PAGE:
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May 18, 2012

Governor hopefuls differ on issue of privatization

Gov. Daniels has been aggressive in the practice

INDIANAPOLIS — Indiana Democratic gubernatorial hopeful John Gregg said he opposes privatizing state government tasks, while the Republican candidate, Mike Pence, is more open to it, their campaigns said Thursday.

“Mike Pence believes partnering with service providers can produce great results for taxpayers. All potential partnerships should be evaluated on a case-by-case basis, but we should keep an open mind,” said Pence spokeswoman Christy Denault.

Meanwhile, Gregg, a former Indiana House speaker who works for a law firm that benefits from state agencies farming out some of their legal and lobbying work, “generally, he does not support privatization,” said his spokeswoman, Megan Jacobs.

The Libertarian candidate for governor, former “Survivor” star Rupert Boneham, favors privatization in some instances but wants increased transparency, said his campaign manager, Evan McMahon.

“Rupert’s big concern is how these deals are brokered. Often they’re done in private, and the taxpayers only find out about it after the fact,” McMahon said.

“What he would like to see is a public vetting process where all of these bids are put up online with plenty of time for the average Hoosier to research them, understand it and give their public input on it. After that, any contracted bid that is accepted should list why it was accepted and why other bids were rejected.”

Their stances come the day after the Hoosier Lottery announced it wants to hear ideas from private companies on how to maximize its profits — a move officials with the lottery said is not a step toward full privatization, as Gov. Mitch Daniels had once proposed.

During Daniels’ seven-plus years in office, the state has entered several high-profile deals to hand state functions over to private businesses, with mixed results.

In 2006, Daniels signed a $3.85 billion, 75-year lease of a northern Indiana toll road in the “Major Moves” deal. That netted the Indiana Department of Transportation the money it needed to start the Interstate 69 extension from Indianapolis to Evansville.

His administration also signed a 10-year, $1.37 billion contract with a team of vendors led by IBM Corp. to switch Indiana’s welfare delivery process from its old, paper-based methods to a modernized system with a call center and online document processing.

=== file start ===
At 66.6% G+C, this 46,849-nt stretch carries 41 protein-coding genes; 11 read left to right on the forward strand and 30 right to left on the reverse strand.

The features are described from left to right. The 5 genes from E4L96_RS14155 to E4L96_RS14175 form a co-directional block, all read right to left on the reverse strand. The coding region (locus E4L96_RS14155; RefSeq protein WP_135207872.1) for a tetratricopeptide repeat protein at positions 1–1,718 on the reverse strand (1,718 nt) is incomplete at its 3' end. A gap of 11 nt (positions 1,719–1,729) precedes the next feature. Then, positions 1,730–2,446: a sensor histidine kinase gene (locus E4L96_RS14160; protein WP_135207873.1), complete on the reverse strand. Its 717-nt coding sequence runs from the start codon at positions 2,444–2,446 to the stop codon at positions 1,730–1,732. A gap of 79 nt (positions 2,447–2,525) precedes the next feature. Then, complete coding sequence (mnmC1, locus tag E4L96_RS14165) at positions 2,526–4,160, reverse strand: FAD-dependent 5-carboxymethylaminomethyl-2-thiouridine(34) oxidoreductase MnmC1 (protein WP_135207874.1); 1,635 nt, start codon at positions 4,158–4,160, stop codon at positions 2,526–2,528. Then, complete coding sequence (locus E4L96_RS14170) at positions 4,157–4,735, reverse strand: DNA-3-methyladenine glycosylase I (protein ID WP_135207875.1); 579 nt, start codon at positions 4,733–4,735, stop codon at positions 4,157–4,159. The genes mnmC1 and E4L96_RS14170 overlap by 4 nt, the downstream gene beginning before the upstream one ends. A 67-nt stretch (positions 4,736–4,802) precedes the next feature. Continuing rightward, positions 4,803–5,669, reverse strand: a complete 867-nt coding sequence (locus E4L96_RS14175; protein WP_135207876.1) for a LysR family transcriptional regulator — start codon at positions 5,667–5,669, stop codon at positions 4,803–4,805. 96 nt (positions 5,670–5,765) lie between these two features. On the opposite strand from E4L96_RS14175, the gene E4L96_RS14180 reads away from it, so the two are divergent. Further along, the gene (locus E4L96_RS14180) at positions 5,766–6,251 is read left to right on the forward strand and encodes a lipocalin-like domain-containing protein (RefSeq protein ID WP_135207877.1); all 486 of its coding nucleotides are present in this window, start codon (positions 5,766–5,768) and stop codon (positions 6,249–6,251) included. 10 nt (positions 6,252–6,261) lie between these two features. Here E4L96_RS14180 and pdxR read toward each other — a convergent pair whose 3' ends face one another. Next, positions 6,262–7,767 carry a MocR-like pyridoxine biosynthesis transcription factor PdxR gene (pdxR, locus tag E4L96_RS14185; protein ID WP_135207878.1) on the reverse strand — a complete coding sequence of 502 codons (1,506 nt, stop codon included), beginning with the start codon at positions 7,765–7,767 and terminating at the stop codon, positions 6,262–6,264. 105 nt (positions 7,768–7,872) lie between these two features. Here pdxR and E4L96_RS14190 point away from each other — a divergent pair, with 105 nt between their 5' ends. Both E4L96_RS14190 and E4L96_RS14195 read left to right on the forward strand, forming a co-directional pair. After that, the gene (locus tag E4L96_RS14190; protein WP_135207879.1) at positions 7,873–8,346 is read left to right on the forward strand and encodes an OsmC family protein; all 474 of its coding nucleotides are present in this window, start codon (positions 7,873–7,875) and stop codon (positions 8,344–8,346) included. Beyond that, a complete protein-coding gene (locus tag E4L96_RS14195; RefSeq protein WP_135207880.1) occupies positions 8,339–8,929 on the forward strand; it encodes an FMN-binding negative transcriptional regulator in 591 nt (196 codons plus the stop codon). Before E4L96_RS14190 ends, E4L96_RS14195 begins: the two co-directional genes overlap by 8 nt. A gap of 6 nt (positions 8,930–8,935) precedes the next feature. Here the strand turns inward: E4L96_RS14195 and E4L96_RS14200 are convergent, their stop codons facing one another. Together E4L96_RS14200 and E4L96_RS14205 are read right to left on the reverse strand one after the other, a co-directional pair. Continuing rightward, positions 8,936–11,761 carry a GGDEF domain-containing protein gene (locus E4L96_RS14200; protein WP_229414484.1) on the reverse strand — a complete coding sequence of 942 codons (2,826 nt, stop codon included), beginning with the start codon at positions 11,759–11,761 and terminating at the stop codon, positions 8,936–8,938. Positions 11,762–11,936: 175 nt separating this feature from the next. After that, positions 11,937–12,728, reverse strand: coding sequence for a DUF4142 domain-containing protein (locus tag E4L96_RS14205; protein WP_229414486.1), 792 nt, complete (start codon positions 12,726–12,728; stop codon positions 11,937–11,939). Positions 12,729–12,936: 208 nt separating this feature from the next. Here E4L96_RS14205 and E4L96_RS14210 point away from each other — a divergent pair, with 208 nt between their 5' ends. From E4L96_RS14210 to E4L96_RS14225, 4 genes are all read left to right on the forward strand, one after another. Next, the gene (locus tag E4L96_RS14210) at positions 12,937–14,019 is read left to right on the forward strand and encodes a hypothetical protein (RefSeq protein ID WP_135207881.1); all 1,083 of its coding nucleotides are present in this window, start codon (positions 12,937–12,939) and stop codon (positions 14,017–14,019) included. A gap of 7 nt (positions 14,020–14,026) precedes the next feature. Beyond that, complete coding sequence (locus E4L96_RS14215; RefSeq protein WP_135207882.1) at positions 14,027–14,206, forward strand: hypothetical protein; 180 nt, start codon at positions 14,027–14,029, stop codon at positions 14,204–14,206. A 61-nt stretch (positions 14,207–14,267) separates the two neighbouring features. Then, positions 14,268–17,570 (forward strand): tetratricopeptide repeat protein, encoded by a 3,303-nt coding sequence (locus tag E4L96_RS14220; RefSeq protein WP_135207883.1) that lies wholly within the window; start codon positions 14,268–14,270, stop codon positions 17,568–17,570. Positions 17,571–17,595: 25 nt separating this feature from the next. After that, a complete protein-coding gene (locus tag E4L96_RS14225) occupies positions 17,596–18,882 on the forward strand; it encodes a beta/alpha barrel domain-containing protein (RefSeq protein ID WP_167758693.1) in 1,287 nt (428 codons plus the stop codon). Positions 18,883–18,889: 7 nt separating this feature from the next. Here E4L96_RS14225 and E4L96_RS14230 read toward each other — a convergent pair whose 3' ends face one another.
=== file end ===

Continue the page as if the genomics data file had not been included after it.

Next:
That effort ultimately produced hiccups. Daniels fired IBM in 2009 and switched the Indiana Family and Social Services Administration to a “hybrid” method that kept all the other contractors but also elevated the state’s role in leading the changes.

Many state functions already are contracted to outside businesses. For example, the state treasurer’s office and Indiana pension funds hire money managers to invest their cash.

Agencies hire outside attorneys to represent them, such as the Indianapolis firm Barnes and Thornburg in the IBM deal and dueling lawsuits that followed. They also hire technological firms to handle computer and software issues.

Jacobs, Gregg’s spokeswoman, said because the Indianapolis law firm that employs Gregg, Bingham Greenebaum Doll was hired from the outside to do work for the Hoosier Lottery, he cannot comment on that move. “Based on John’s law firm’s representation of governmental agencies mentioned in yesterday’s Hoosier Lottery announcement, he cannot speak to that particular issue,” she said.

“But, generally, he does not support privatization. In the instances of the toll road and the FSSA/IBM deals he has not and does not support those privatizations.”

McMahon said Boneham opposes privatization when it relates to social services or state prisons, but supported the “Major Moves” deal.

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